WRAY, William (c.1626-69), of Ashby, Lincs. and The Strand, Westminster.
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Family and Education
b. c.1626, 1st s. of Sir Christopher Wray† of Ashby by Albinia, da. and coh. of Sir Edward Cecil†, 1st Visct. Wimbledon. educ. travelled abroad (Italy, Switzerland, France) c.1645-6. m. c.1652, Olympia, da. of Sir Humphrey Tufton, 1st Bt., of The Mote, Maidstone, Kent, 3s. 5da. suc. fa. 1645; kntd. 6 June 1660; cr. Bt. 27 June 1660.
Capt. of horse (parliamentary) c.1643-5.
Commr. for assessment, Lincs. 1645, 1649-52, 1657, Jan. 1660, 1661-3, 1664-d., (Lindsey) 1648, Aug. 1660-1, 1663-4; j.p. (Lindsey) 1647-50, 1651-d.; commr. for militia, Lincs. 1648, Mar. 1660, security 1655-6, col. of militia ft. Apr. 1660, capt. vol. horse Aug. 1660, dep. lt. c. Aug. 1660-d.; commr. for sewers, Hatfield chase and Lincs. Aug. 1660.2
Wray was the great-grandson of Sir Christopher Wray, the Elizabethan Speaker. Wray’s father represented the borough, in both the Short and Long Parliaments, and raised a regiment for the parliamentary army in which Wray himself is said to have held a commission. However, he was abroad on his travels when he was returned under age as a recruiter for the second seat in the family borough. He ‘little minded anything except drinking and folly’ at this stage in his career, and did not sit after Pride’s Purge. But he held local office for most of the Interregnum, and sat in all the Protectorate Parliaments. He was listed by Gervase Holles among the local Presbyterian Royalists in 1659.3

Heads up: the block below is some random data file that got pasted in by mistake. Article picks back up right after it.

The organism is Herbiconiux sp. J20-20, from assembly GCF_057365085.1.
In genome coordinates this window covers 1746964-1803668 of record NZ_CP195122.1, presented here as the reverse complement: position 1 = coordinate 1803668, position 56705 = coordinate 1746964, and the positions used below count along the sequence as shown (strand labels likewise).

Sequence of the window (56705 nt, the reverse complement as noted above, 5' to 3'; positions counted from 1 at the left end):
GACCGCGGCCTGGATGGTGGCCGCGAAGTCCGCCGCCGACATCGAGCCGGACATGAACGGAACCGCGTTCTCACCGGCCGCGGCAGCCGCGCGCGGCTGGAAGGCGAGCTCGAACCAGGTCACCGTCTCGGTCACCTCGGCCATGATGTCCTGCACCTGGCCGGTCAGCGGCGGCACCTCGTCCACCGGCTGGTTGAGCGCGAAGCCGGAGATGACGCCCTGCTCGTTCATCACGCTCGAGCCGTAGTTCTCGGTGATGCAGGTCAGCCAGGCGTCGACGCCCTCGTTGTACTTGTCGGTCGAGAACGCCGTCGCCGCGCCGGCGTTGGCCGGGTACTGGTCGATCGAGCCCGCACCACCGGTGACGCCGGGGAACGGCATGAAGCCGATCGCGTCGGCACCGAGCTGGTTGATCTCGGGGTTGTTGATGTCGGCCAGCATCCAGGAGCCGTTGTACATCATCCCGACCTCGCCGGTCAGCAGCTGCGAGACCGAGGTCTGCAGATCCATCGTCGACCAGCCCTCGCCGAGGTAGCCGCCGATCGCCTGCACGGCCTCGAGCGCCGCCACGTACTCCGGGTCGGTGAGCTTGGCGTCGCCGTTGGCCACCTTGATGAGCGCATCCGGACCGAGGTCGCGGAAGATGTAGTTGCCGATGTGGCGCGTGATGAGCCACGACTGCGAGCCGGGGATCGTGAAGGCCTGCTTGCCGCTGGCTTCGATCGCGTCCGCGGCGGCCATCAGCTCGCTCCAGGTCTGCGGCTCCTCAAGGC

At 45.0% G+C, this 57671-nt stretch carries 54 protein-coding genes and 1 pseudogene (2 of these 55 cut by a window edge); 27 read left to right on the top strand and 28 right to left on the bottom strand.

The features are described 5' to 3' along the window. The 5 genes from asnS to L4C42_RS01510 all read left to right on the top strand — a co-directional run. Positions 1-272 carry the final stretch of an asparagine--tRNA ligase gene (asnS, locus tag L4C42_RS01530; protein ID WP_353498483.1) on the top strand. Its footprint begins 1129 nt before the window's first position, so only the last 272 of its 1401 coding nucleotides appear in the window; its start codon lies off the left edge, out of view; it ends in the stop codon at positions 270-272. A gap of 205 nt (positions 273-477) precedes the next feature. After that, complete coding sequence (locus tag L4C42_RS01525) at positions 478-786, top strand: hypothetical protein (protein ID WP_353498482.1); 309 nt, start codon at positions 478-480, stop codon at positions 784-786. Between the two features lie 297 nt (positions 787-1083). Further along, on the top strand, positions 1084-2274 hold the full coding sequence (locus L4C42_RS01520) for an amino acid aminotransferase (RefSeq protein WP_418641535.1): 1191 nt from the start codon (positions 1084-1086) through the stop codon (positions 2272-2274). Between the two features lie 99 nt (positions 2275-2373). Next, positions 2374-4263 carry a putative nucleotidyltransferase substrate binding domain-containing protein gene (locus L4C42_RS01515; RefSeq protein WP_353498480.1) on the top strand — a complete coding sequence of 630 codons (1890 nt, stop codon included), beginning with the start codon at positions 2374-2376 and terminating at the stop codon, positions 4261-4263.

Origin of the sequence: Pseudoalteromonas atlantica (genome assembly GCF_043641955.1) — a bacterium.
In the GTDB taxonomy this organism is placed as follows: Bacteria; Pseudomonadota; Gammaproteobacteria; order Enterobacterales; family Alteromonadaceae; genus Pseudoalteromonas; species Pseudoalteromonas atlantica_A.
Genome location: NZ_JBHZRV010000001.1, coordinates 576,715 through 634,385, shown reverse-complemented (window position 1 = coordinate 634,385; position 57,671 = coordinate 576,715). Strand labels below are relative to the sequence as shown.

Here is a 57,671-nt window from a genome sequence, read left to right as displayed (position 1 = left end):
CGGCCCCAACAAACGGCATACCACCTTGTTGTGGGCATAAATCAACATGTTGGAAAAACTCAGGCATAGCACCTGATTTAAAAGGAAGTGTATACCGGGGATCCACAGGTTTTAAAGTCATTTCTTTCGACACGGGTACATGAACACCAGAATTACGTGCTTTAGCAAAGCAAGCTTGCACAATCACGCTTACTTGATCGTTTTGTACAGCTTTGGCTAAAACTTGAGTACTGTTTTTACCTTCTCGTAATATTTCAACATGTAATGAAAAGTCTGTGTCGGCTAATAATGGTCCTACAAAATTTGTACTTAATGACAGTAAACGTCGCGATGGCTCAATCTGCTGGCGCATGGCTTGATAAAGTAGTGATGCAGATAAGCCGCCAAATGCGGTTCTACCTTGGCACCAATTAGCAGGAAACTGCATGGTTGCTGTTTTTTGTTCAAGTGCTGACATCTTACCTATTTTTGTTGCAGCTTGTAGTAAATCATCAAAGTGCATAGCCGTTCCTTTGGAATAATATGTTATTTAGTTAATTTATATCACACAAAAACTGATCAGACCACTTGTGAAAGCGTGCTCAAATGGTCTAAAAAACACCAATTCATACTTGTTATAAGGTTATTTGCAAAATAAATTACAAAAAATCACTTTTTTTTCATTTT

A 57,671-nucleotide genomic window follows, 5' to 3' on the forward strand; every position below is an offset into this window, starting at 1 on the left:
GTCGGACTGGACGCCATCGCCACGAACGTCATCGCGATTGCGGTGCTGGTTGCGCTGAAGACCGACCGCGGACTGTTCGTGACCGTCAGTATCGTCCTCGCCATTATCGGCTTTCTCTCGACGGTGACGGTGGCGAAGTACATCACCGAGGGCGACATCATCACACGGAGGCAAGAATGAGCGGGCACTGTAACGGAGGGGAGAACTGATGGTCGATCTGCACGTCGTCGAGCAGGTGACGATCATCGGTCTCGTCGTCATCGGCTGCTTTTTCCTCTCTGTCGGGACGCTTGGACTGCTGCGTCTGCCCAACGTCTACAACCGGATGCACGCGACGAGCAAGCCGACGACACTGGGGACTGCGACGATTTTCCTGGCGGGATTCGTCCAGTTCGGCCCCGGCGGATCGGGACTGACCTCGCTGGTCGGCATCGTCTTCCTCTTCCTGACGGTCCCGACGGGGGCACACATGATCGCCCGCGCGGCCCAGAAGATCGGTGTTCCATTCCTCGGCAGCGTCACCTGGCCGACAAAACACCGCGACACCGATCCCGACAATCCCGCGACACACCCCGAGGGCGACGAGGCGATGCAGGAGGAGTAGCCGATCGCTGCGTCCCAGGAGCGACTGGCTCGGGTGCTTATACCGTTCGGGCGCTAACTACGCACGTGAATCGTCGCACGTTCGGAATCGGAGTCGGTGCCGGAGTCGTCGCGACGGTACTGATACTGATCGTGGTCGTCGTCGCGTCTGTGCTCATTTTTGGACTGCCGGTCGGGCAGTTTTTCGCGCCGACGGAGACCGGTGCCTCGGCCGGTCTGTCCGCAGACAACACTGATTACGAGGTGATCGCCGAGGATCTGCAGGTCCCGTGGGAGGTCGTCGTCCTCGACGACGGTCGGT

Wray was re-elected at the general election of 1660. Doubtless a court supporter, he was given a baronetcy soon after the Restoration. An inactive Member of the Convention, he was named only to the committee for reparations to the Earl of Bristol. Although his estate was later estimated at £3,000 a year, a bill was introduced to enable him to pay his debts, reported from committee by Sir Anthony Irby, and received the royal assent. As a brother-in-law of Sir Henry Vane, he is unlikely to have stood in 1661. Like his father before him, he died in his 44th year, on 17 Oct. 1669, and was buried at Ashby.4
Ref Volumes: 1660-1690
Authors: M. W. Helms / Paula Watson
This biography is based on C. Dalton, Wrays of Glentworth, ii. 66-84.